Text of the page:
The employees that a company such as this will retain are either:

1.  possessed of little self-esteem, which in turn shows itself in lack of initiative and personal growth, (doesn’t serve any business well in the long run.)

2. Aren’t shining examples of good employees anyway and are perfectly happy mistreating the company as they are mistreated, (also an additional burden to those that have stuck around with the low self-esteems…)

I think most techies will agree with me-  Information Technology is a peculiar industry.  Many of the folks that fall into the field have a broad range of skills, often quite intelligent and unique personality traits vs. other areas of business.  Since most companies prefer to promote from within the department that the group will be managed from,  this results in techies being turned into managers.  Where the problem of management promotion being based on control issues more often than true leadership skills, this is never more apparent than in IT.  Sorry folks, it’s just a major fact as it is a problem in business overall.  We say, “Our Manager is being unfair and effecting morale!” and someone is going to undeniably say, “It’s a job, you’re not supposed to like it, man up, (or woman up, depending on the case)!”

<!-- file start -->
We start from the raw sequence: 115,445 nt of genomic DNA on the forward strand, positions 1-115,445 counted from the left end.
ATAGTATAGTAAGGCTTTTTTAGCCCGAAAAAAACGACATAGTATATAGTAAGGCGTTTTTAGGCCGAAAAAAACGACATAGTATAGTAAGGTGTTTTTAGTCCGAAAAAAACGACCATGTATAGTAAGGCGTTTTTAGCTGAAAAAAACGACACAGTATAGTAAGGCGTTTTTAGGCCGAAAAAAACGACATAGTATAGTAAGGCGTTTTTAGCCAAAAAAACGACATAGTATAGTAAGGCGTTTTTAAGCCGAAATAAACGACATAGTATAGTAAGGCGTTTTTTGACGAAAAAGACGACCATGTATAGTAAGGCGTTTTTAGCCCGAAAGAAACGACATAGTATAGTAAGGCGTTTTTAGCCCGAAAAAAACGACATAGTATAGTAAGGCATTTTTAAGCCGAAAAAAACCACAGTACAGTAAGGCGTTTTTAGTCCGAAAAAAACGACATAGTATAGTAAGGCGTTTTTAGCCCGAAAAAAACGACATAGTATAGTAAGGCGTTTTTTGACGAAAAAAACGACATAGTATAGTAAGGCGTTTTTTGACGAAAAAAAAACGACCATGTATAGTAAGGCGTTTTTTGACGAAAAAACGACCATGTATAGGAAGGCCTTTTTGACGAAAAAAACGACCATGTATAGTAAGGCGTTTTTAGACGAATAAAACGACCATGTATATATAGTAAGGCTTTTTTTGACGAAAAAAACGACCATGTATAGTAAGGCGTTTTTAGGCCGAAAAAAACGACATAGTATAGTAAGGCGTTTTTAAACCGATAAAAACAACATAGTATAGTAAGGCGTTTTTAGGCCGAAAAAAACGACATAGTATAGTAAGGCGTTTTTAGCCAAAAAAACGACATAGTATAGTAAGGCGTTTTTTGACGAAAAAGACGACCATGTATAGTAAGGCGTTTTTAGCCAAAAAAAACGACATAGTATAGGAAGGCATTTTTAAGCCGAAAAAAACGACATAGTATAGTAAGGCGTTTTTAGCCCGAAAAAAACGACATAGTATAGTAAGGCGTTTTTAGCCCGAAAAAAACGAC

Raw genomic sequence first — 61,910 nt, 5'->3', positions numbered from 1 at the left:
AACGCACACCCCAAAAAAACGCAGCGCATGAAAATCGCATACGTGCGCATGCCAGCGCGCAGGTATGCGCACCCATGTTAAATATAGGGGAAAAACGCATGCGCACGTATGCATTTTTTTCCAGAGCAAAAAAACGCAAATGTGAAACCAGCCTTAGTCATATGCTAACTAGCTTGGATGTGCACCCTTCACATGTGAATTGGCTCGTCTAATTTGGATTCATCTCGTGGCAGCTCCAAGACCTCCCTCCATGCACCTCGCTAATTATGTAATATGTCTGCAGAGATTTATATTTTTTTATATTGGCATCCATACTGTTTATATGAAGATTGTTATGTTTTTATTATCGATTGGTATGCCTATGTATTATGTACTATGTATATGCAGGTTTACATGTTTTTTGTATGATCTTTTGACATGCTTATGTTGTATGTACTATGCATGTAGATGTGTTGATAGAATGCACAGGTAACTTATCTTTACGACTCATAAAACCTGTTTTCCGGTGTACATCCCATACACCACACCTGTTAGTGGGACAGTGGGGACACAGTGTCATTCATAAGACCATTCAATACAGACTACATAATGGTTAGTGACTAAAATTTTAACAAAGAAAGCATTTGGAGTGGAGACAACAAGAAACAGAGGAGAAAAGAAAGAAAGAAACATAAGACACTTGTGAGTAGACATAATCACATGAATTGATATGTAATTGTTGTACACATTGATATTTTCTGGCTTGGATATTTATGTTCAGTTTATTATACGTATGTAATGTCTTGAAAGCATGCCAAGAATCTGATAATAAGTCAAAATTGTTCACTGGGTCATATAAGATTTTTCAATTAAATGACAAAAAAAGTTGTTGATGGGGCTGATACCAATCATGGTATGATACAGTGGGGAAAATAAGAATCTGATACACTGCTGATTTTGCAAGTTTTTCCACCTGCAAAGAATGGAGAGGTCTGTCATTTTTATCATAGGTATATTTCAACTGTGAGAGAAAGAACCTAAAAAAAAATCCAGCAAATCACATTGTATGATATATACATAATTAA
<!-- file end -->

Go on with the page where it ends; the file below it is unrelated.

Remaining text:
The deal is, most companies should be paying more attention to these types of complaints.  Often employees aren’t too keen to complain in fear of reprisal to begin with, let alone stating what the REAL problem is.  Keeping an employee happy and productive is actually quite easy and involves very little effort than simple respect.  It baffles the mind how often it is more important to a manager to “be right” than to do the right thing for the long haul.

Take the following scenarios: